October 2014 Dublin
Some hotels trade on their history and others their location but few are able to boast both and the Westin Dublin is among them.
The Westin was opened in 2001 after extensive reconstruction turned three 19th century local landmark buildings directly opposite Trinity College into a modern 160 room hotel. The façade of the three buildings and as much of the interior as possible was saved and repurposed in the project and nowhere is this more apparent than the Banking Hall, a soaring Victorian space which used to be the main hall of the old Bank of Ireland.
Below the Banking Hall is the aptly named Mint Bar which used to be the vaults of the bank and the sturdy pillars and low ceiling give the lounge a crypt-like ambiance to enjoy some cocktails and conversation.
The rooms of the Westin Dublin while a mite smaller than North Americans may be used to feature all the modern conveniences plus a nod to the hotel’s location with colourful framed reproductions of pages from the Book of Kells housed at Trinity College.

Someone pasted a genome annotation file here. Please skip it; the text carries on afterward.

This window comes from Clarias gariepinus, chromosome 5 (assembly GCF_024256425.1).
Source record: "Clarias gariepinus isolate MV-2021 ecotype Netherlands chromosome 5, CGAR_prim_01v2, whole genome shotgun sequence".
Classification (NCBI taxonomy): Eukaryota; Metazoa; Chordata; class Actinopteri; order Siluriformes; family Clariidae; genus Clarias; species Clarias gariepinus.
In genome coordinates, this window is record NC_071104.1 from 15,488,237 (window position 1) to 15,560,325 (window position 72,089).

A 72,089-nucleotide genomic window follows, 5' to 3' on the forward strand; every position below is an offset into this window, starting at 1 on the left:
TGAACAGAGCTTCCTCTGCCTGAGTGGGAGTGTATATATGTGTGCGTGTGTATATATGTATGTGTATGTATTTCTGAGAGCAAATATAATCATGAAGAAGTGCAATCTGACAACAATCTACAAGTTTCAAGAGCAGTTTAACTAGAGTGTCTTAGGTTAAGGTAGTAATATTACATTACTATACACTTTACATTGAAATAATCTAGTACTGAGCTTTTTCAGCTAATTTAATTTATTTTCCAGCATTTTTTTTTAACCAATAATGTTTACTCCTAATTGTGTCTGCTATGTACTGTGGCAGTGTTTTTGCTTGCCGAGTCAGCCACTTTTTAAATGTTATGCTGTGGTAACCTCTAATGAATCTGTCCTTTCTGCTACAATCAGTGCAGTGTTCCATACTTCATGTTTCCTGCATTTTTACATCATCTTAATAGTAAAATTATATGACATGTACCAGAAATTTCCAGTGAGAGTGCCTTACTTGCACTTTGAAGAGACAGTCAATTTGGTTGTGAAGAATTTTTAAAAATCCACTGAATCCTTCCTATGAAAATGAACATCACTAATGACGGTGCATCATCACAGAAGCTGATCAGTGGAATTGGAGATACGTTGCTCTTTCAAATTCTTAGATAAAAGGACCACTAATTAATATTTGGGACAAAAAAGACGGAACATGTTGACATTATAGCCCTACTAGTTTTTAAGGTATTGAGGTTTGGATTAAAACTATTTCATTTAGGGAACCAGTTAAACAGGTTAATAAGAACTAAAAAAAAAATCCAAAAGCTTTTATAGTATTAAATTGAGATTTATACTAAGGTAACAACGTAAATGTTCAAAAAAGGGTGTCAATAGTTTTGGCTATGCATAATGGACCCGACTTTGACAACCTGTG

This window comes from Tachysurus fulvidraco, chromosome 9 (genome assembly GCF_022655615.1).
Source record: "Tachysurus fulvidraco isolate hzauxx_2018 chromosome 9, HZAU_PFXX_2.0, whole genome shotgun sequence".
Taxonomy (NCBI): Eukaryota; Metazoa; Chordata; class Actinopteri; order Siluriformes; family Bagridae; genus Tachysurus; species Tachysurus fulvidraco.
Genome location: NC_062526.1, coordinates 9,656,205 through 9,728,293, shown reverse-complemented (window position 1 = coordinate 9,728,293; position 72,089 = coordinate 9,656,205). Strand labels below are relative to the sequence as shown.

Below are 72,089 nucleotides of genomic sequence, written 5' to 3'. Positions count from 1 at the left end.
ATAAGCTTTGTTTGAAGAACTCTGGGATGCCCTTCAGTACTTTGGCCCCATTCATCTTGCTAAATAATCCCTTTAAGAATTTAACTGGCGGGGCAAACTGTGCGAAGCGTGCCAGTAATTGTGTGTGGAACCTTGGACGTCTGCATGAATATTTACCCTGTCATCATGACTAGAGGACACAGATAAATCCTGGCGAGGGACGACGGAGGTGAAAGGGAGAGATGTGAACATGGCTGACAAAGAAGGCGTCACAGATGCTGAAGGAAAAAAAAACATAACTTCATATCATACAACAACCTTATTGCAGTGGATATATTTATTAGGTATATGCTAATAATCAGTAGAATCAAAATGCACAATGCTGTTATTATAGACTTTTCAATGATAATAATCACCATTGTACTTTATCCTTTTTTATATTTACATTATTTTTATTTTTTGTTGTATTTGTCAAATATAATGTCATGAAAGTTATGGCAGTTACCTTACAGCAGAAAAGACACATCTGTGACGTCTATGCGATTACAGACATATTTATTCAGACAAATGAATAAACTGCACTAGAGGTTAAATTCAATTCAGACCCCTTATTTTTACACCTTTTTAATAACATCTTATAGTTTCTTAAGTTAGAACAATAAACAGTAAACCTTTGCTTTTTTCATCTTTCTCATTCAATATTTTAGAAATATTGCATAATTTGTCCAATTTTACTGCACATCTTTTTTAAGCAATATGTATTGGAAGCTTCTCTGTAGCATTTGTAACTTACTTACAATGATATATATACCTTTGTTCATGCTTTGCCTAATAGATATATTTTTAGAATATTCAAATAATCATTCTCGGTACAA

This attention to detail is evident throughout the hotel and helps make the Westin Dublin as much a landmark as the buildings former tenants.
My tour ended with a visit to the hotel’s largest suite, the palatial 1700 sq. ft. College Suite which features two floors of Edwardian luxury. The lower level includes a living room, full dining room, bedroom with king bed and balcony overlooking Trinity College while the upper floor houses an office & library, private gym and steam room.
While the College Suite may not be within every traveller’s budget the Westin Dublin has a variety of accommodations available to suit almost everyone wanting an upscale stay in the heart of Ireland’s enchanting capital.
My thanks to the Westin Dublin’s director of sales Tom, a fellow Canadian, for his time touring me around this hotel that blends past & present to create it’s own timeless elegance.